This Week in Geek (12-18/04/10)

Buys

Only got the disappointing Boondock Saints II because I had a fit of completism, but I'm real excited by John Woo's wuxia epic, Red Cliff. Clocking in at 288 minutes, it's gonna be one long Kung Fu Friday when its time comes. Good thing summer's here!

"Accomplishments"

DVDs: Watched and flipped An Education on my belated road to the Oscars, a sweet, quiet coming of age story featuring not only the charming Carey Mulligan, but great character turns for, well, the whole cast. I loved the understated humor and the ambiguity of the whole thing. It's really about the choices afforded women prior to the '60s, though it keeps its distance so as not to make outright judgments. Praiseworthy slice of life. The DVD includes a conversational commentary by the director and two leads (nice, but not too informative, though I commend it for having subtitles of its own), about 15 minutes of interviews and a bunch of deleted scenes.



Also on that road was A Serious Man, the Cohen Brothers' latest film, an exploration of the incomprehensibility of the universe filled with missed messages from God, whether that God is the Jewish Hashem or the secular power of mathematics. Both are one and the same in this film, and Their presence can be felt in what could easily become my favorite tragi-comedy of the year. I'm a sucker for Schrodinger's Cat references anyway. The Cohens don't give much away in the half hour of extras (of course they don't), which includes a brief but fun glossary of Yiddish terms used in the film and good discussion on how they recreated 1967 Midwestern America.



Moving right along the road, I then watched The Hurt Locker. This one, I wasn't as sure about. I respect its documentary style - sometimes forgetting that they weren't really filming in Baghdad - but then the action movie tropes (the maverick hero) seemed to work against the style. Then again, the events are based on the scriptwriter's observations while embedded with a bomb squad in 2004 (and his bits are the most interesting thing about the commentary track), so it may be a case of life imitating art. Certainly, while there is an "arc" to follow, there isn't really a plot. It made me think of Platoon (without Oliver Stone, which is a good thing) in its portrait of the Iraq Occupation. The DVD also includes a short featurette, and the Q&A audio set over the mandatory picture gallery. A good way to marry two features.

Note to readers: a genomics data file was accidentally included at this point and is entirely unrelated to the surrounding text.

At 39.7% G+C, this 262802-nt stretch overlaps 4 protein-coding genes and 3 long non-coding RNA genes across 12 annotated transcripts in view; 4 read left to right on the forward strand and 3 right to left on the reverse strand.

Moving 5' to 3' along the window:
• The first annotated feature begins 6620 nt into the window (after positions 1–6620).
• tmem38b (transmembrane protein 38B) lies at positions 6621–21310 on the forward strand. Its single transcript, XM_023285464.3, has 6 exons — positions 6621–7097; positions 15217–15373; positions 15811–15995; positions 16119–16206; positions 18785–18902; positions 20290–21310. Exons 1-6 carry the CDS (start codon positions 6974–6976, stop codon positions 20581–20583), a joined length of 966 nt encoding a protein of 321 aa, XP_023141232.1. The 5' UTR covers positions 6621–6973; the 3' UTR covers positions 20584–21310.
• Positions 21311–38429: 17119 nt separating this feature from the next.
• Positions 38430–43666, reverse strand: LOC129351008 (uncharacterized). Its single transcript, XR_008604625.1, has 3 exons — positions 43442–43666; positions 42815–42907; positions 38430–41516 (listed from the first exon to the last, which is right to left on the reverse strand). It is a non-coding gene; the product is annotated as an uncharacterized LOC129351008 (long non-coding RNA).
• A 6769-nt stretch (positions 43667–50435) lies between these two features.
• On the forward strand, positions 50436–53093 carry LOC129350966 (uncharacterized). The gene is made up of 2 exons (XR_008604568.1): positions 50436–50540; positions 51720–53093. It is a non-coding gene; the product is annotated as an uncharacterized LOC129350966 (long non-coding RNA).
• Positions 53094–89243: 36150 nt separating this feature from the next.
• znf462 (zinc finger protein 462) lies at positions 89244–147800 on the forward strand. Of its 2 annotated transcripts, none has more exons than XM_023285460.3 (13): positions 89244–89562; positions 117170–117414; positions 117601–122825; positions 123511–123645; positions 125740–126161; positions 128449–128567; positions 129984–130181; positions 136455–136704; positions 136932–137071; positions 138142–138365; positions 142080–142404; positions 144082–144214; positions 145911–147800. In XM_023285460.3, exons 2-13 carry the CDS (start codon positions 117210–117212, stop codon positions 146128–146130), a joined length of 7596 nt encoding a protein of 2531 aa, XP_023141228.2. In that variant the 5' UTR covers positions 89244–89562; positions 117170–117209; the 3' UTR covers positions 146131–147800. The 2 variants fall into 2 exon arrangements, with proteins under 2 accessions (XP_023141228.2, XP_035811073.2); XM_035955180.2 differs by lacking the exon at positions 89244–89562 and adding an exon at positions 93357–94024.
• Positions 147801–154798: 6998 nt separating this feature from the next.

Off-roading from the Oscars was our Kung Fu Friday featuring Ong-Bak 2: The Beginning, a thematic prequel to Tony Jaa's break-out action film. Laudable for its intriguing portrayal of ancient Thailand (or Khmer, I guess) and some especially cool elephant-assisted fighting, it frustratingly ends on a cliffhanger (Ong-Bak 3, out in 2010 throughout Asia!), or the way I interpret it, as a way for the "complete martial artist" of the film to reincarnate into every other martial arts hero in cinema history. At least, the revenge-fueled ones. I don't think Tony Jaa doing swordplay is in any way stronger than his hand-to-hand, but there's some interesting choreography in there regardless. The special edition DVD includes a rendundant alternate cut you won't need unless you have 10 minutes less than normal to watch it, and a number of 7-minute featurettes and behind the scenes montages.

And after doing a sort of take on The Breakfast Club with my improv troupe, we promised ourselves we'd watch the film again (usually for the first time in more than a decade, or ever). That moment came earlier today and I was struck at how affecting this "reverse-Ferris Bueler" actually was. John Hughes really pegs the teenage psychology down, sometimes having them deal with major problems, but also making huge melodramatic meals out of minor ones. Point is, it's major to the characters, which is dead on. Damn you for making me teary, Anthony Michael Hall! I don't like the Hollywood-ish feel of the ending, but otherwise, great intensity, humor and mmm, emo Ally Sheedy. The DVD has a pretty fun documentary full of anecdotes and homage (though Estevez and Ringwald are sorely lacking), a small bit about the origin of the Brat Pack, and a jocular commentary track with Nelson and Hall.

Hyperion to a Satyr entries this week include:
Act 1 Scene 4
Act I Scene 4 - Branagh '96

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